Prostate biopsy, accomplished by whichever route, frequently results in haematuria and haemospermia, which may be both alarming and persistent.
Patients therefore need to be warned about these sequelae in advance. They should also receive written information about the risk of post-biopsy sepsis after TRUS biopsy and how to respond to such a scenario, since delay in treatment of E. coli septicaemia can have grave consequences. The development of rigors and pyrexia, often accompanied by flu-like symptoms and sometimes confusion, requires urgent treatment with i.v. antibiotics. Unfortunately, recently, there has been a rise in the incidence of E. coli species resistant to both gentamicin and ciprofloxacin, the very two antibiotics most commonly deployed as prophylactics before prostate biopsy. There is therefore a strong case to be made for using amikacin as an alternative prophylactic and meropenem, rather than gentamicin, as first-line treatment of established post-biopsy septicaemia.
Concerns will undoubtedly be raised, especially in these recessionary times, about the increased costs associated with using multiparametric MRI (ideally 3T) as the first-line investigation of an elevated PSA level. Its value has yet to be proven in large scale, controlled studies. In particular its true negative rate for clinically significant cancers when used outside the specialist centres, needs to be established, and the results of the PROMIS trial (http://www.ctu.mrc.ac.uk/research_areas/study_details.aspx?s=126) are keenly awaited. Other radiological screening investigations such as mammography and CT colonography, have shown the importance of defined technical and reporting standards. These issues are being addressed  but there is the separate issue of the logistics and costs of this strategy. Quantification of the cost to the UK NHS of such a move is difficult since there are no published figures available for the number of prostate biopsies performed annually in the UK; however, it can be estimated: if there are in the order of 40 000 new cases of prostate cancer diagnosed in the UK each year, and assuming that around 1 in 3 TRUS-guided biopsies are positive for cancer, there must be >100 000 prostate biopsies being performed to establish those diagnoses. The provision of >100 000 prostate MRI scans would be a substantial burden to the NHS economy. In addition, more widespread use of 3T MRI in this situation would require not only the acquisition of a great deal of expensive technology but also the training of large numbers of radiologists in the interpretation of the images, as even modern studies continue to report a striking interobserver variability .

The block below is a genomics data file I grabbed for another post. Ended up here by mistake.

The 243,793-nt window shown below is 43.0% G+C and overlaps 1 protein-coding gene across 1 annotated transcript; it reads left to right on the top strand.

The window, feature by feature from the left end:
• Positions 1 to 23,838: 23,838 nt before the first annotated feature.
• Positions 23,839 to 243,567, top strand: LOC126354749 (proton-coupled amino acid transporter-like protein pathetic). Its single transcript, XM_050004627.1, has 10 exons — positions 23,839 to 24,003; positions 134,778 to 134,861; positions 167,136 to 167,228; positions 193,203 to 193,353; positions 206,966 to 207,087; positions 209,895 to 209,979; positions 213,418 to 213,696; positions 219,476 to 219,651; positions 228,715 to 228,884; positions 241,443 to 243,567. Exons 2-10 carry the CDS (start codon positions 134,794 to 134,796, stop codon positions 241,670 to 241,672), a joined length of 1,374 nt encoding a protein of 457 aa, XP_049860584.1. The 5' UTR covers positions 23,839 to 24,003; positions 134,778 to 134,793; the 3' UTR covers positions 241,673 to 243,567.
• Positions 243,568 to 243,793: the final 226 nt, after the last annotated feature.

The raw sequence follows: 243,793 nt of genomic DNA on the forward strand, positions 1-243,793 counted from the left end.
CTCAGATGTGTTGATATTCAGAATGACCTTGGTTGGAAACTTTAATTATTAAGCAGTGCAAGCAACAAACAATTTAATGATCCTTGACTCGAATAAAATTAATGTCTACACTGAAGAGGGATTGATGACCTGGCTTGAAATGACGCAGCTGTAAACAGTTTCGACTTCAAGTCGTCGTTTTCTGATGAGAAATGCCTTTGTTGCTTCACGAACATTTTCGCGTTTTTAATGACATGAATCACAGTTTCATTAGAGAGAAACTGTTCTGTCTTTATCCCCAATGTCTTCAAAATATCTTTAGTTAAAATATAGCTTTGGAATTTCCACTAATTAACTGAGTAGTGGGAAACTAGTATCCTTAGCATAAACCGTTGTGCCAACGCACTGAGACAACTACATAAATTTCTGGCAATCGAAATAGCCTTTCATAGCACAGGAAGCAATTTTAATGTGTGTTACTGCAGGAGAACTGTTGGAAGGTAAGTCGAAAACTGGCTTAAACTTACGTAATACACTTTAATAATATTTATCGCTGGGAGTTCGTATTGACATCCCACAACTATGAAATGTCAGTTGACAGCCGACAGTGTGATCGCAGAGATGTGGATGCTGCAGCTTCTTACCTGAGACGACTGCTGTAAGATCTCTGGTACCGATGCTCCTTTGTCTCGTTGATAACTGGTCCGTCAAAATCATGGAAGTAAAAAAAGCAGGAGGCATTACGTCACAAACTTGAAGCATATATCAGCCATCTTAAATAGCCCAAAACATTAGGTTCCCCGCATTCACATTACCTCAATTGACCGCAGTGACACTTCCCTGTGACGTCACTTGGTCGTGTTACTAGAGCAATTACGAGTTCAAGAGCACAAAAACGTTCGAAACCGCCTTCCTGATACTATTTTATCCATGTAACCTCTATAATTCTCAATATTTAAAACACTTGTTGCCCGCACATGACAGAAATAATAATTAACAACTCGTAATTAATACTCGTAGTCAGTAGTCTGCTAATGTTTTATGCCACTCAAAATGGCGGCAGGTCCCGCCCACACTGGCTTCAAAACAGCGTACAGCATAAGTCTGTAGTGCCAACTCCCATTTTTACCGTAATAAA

The potential benefits, however, of adopting this new paradigm are as follows:
- More accurate pre-biopsy localisation of suspicious areas in the prostate, allowing more accurate sampling and informing the decision about whether a TP or TRUS-guided approach is most suitable.
- Avoidance of unnecessary biopsies in those men in whom only benign features are present on MRI.
- A less invasive means of following up those men whose ‘low risk’ disease is managed by active surveillance, rather than initial surgery or radiotherapy.
- Improved preoperative staging of those cancers deemed suitable for surgery in terms of the presence or absence of capsular invasion and penetration.
- A reduction in the numbers of ‘incidental’, low-risk prostate cancers diagnosed which are unlikely to progress within the individual's natural lifespan.
It remains to be seen how quickly this new, and not inexpensive, MRI technology will be introduced internationally, and to what extent urologists change their practice in response to these latest developments.